As president of Mending Spirits Animal Rescue, Kristy Olson has her hands full helping find homes for homeless dogs, cats, rabbits, birds and everything in between
When you think of animal shelters and rescue operations in the Mankato Area, you’d naturally think of the Blue Earth Nicollet County Humane Society, which does great work finding homes for hundreds of animals every year.
But BENCHS isn’t the only organization helping animals.
Mending Spirits Animal Rescue, founded in 2013, has built itself into a respectable and legitimate animal rescue organization in its own right, and Kristy Olson has been involved with MARS since its inception.
Olson, President of MSAR, said there isn’t a day that goes by that she’s not doing something for an animal or an animal foster family, or something else.
We caught up with Olson during a week when she was busy organizing a shipment of dogs coming into MSAR from Alabama.
MANKATO MAGAZINE: What’s the most challenging part of running an animal rescue organization?
KRISTY OLSON: TIME — Balancing working a 60-hour-a-week job with having a relentless passion to save animals’ lives every free moment I get. I do rescue 24/7 and there has not been a single day I have not done my rescue roles in over 6 years.
MM: Without a facility, where do your dogs, cats, rabbits, etc. live while waiting to be adopted?
KO: In loving, compassionate foster homes where the providers are well-paired for the animal they commit to, which parallels with the provider's abilities, preferences and experiences.
MM: How many animals do you adopt out each year?
KO: It depends on our overall animal intake for the year but usually about 350-400 or so.
MM: Mending Spirits just took in a large group of dogs from Alabama. How does it happen that dogs from Alabama end up at a foster-based rescue in Minnesota?
KO: They end up here because the need is extremely high both locally and in southern areas of our country. Overpopulation is a big problem in the South and there is limited resources for pet owners. We, with open arms, help where we can.
Often it is word of mouth that connects rescues and shelters with animals in need. Animal advocates scour social media and network amongst many people. There are so many people involved in an eclectic network to enable the rescue of an animal. It is truly an incredible process that involves teamwork to make it possible, both locally and from afar.
A positive reputation is important and associations are generated by others observing the strides that take place by an organization. Advocates see that an organization may frequently welcome the animals that no one wants and other rescues may refrain from such as behavioral cases, seniors, medicals, certain breeds etc. This is notable in the rescue world and quickly advocates and members in the animal community parallel an organization with what they are actively doing.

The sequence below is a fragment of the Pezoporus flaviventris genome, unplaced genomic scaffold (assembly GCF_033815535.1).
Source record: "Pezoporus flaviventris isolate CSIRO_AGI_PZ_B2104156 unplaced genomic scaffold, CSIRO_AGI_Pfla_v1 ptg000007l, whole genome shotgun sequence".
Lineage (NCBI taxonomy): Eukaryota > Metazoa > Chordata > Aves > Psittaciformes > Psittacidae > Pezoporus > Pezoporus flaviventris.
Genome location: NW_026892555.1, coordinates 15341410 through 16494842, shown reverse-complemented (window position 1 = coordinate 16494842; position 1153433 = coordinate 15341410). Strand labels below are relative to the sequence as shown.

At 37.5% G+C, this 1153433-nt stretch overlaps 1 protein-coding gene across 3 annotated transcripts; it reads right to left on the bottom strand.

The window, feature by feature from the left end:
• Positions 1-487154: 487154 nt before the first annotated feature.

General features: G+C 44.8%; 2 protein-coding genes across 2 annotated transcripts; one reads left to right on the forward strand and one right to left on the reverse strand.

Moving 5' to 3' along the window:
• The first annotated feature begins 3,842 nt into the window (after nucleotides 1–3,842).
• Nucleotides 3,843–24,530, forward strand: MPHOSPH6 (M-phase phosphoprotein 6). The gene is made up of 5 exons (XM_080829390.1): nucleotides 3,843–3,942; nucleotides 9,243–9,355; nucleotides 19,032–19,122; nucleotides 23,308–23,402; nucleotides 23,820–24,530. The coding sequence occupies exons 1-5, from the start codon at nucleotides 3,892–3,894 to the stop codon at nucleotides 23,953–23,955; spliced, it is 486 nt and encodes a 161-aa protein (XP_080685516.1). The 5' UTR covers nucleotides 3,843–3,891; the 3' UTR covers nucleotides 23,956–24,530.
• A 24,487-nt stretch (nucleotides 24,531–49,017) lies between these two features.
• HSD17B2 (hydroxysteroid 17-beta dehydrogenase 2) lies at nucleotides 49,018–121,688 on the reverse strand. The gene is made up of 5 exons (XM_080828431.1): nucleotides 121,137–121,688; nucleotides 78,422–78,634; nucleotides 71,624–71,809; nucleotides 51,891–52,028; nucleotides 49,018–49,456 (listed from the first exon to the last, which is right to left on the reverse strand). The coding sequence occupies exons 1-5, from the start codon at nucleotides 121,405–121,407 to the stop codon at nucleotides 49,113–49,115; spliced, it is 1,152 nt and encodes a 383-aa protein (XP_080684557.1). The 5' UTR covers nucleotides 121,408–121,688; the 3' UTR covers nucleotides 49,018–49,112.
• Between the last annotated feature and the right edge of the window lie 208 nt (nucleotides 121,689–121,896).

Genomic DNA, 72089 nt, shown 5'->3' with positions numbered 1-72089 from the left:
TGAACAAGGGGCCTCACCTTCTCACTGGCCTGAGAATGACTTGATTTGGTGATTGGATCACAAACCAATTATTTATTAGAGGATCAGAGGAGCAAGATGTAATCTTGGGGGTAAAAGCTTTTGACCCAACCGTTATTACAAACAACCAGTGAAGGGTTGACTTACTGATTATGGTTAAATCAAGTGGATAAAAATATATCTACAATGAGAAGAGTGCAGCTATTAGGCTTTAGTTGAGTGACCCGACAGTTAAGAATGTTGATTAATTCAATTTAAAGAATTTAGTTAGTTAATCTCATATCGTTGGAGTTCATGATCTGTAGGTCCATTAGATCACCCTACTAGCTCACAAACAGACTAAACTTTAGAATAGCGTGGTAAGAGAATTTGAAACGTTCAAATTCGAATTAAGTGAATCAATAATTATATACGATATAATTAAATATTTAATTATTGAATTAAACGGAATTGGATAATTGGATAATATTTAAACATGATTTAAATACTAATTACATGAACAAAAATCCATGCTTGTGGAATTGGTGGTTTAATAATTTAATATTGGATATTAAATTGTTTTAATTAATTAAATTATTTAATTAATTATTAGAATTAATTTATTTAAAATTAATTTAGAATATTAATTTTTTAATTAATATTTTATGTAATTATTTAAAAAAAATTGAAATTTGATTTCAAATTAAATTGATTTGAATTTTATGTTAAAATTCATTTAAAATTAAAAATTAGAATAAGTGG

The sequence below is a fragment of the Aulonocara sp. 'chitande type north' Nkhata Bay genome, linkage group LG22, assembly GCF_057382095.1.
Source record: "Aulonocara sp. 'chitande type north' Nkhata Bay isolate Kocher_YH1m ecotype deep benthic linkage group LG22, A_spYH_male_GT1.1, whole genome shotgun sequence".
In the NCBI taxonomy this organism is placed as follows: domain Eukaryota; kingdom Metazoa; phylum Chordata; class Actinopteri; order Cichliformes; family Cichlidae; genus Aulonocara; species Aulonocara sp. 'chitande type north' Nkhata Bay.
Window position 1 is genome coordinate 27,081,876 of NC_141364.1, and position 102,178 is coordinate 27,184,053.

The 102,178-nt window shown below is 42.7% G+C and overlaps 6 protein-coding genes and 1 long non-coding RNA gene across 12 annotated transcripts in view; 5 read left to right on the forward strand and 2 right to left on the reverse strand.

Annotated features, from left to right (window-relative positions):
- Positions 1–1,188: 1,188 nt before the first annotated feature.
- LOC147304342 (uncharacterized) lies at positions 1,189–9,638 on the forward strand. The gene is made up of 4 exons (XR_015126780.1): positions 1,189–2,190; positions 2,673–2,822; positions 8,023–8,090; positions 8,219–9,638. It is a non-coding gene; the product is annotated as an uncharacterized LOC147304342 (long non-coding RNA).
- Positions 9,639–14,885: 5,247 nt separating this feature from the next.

There is also an approval process that rescues and shelters who help these animals must comply with. We have to show that we are in good standing, a legit organization, are a non-profit, supply references, adhere and show we maintain standards and policies that are in the animal's best interest such as home visits, quality vet care, spaying and neutering before adoption. There is a LOT of time involved in coordinating and securing an animal into care.
MM: How reliant is Mending Spirits on fundraising and donors?
KO: In 2019, 73% of our funding came from adoption fees while the remaining 27% is from fundraising/donations. We need to increase our fundraising so we can secure a location to store our supplies and perform intakes. All we have is a 10 by 12 shed to store items along with kind volunteers allowing us the use of their homes.
MM: What’s the craziest thing that has happened regarding an animal in Mending Spirits’ care?
KO: We had a German Shepherd named Atlas that came into care that was rescued from a reservation. Someone tried to shoot him on the reservation and he was found still alive and wounded. We lovingly took him into care and noticed he had a constant nasal infection that would wax and wane. Upon Xrays, it was discovered he had a canine tooth that was almost 3 inches long and decaying inside his sinus cavity. He had in-depth surgery to have it removed. It was a strange and unexpected thing to find, sort of a medical mystery.
MM: Tell us something about yourself that would surprise people.
KO: I am allergic to cats and dogs but that does not prevent me from rescuing, owning or loving them all.
MM: Does Mending Spirits have any adoption events coming up?
KO: Our next adoption event is 12-2 p.m. Jan. 12 at Pet Expo in Mankato. We also have Yoga and a Pint, 10 a.m. Jan. 18 at Mankato Brewery with yogi Layla; bring your own mat ($10 for an hour of Yoga and pint of your choice after).
— Compiled by Robb Murray